Within the next six months, the far-right movement will likely continue to resemble how it does now but with more support. The spread of misinformation on social media sites has not decreased. Instead, it can be argued it has gotten worse, due to social media platforms banning key far-right leaders. This means that all the individuals who were using popular sites like Facebook and Twitter to communicate are now looking for new sites to join. This may result in an influx of new users on lesser-known sites that could make it more difficult to investigate the information flowing on the platforms. It is possible that western Europe will recover from the increases in individuals with far-right ideologies, but with the pandemic having no clear end in sight this recovery is not close by.

Peruvians Seek Justice for Political Corruption and the COVID-19 Crisis

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Peru has faced a rough couple of months, after following a political crisis starting with President Martin Vizcarra’s impeachment in November. The protestors saw Vizcarra’s impeachment as politically motivated, carried out to halt the anti-graft initiatives he sought to implement. The protests have also been inflamed by the alleged police brutality that led to the deaths of 2 demonstrators. Following Vizcarra’s impeachment on 9th November, Speaker of Congress Manuel Merino assumed the presidency. Nevertheless, Merino announced his resignation on 15th November, less than 5 days since taking office, following the death of 2 students amid a police crackdown on the continued protests against Vizcarra’s impeachment; pressure on Merino to resign increased after 13 of his Cabinet’s 18 ministers resigned in protest against these deaths and the police response to the demonstrations. Responding to Merino’s resignation, Peru’s Congress returned to deliberations, ultimately voting 97-26 in favour of electing Francisco Sagasti of Partido Morado as interim President the following day.

However, the political crisis is not the only matrix to agitate Peruvians. In fact, the ongoing COVID-19 pandemic almost certainly played a role in bringing about the recent unrest in Peru. The country has had more coronavirus deaths per million people than other countries in the region like Brazil, Colombia, Argentina and Bolivia. The pandemic and lockdown measures against it have led to a significant contraction in the country’s economy of around 30.2% in the second quarter of this year. Consequently, aside from the corruption allegations against him, Vizcarra’s opponents in Congress also seized upon these statistics as justification for his impeachment. It is likely that the COVID-19 pandemic also played a role in spurring the protests against Congress’ decision.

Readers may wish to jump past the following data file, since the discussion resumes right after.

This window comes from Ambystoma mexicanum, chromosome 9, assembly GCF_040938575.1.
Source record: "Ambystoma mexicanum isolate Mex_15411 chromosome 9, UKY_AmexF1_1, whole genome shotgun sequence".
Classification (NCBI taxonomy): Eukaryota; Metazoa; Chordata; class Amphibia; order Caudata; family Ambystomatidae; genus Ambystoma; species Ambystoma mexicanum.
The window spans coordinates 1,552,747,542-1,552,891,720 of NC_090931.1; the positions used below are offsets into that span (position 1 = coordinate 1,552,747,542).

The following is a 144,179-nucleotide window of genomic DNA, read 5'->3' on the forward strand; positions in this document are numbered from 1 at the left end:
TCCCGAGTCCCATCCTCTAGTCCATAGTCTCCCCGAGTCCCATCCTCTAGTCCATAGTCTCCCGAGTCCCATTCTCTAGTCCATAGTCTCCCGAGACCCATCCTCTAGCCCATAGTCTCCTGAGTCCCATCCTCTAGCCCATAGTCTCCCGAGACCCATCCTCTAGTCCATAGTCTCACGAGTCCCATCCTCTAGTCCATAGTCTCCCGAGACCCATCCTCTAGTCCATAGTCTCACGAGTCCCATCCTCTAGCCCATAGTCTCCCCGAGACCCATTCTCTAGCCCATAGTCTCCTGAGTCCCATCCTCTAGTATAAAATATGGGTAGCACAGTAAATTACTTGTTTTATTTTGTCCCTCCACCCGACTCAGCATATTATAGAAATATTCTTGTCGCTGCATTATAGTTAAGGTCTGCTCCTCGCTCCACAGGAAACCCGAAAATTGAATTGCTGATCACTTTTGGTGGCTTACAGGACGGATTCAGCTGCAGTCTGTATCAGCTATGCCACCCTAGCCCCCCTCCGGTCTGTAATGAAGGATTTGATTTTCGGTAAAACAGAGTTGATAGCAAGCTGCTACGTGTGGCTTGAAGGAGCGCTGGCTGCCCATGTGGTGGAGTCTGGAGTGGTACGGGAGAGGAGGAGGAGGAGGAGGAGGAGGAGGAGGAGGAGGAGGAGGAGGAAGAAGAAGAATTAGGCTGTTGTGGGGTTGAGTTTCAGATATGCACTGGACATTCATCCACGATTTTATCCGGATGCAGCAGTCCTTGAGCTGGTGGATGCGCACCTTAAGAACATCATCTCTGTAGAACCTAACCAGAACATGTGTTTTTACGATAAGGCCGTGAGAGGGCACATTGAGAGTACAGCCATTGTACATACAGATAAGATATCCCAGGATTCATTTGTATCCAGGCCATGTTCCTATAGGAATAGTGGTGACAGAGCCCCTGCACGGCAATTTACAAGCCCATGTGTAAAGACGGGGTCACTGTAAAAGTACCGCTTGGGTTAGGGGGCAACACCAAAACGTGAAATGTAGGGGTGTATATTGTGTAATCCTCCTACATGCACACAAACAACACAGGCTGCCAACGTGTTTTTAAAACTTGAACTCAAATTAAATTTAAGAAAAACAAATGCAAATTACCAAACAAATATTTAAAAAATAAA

As a consequence, discontent was perceived by many who decided to protest for similar reasons but in different ways. On January 13, health workers started going on a hunger strike in Lima, as they demanded a better national health budget and access to vaccines. About a dozen medics from the national social security union have been taking part in protests there as the health system struggles to cope with the second wave of Covid-19. The strike would last until Peru’s Labour Minister removes the head of the country’s Health Social Security, Fiorella Molinelli, who oversees government efforts to set up temporary health and isolation centres for Covid-19 patients.

The hunger strike is just one of many protests by Peru’s medics and health workers in recent days, as the second wave of Covid-19 engulfs the population. In fact, dozens marched through the streets of Lima on January 28 protesting against the latest lockdown ordered by the government. Protesters oppose the closure decreed in the capital and other regions of the country because they say it will harm business and livelihoods, many also believe that the virus only attacks vulnerable people.

The capital and several regions have started a strict lockdown from January 28 lasting until February 15, as the government aims to reduce the burden in hospitals that are unable to provide enough space and care for coronavirus patients. It is the second time in ten months that Peru returns to strict confinement rules. The first quarantine lasted 106 days, causing significant economic losses, with the gross domestic product falling 12 points in 2020. The Andean nation of 33 million inhabitants awaits the arrival of a million doses of the Chinese Sinopharm vaccine to inoculate health personnel. There is no vaccination date for the rest of the population. More than 40,000 have died and more than a million inhabitants have been infected in Peru since the pandemic began.

However, Peru is not the first country to go on a hunger strike with healthcare workers protesting for poor working conditions and citizens tired of endless lockdowns. Protesters around the world have taken to the streets in recent weeks to reject government-imposed COVID-19 lockdowns, as countries race to vaccinate their most vulnerable groups and stem the spread of new variants of the coronavirus.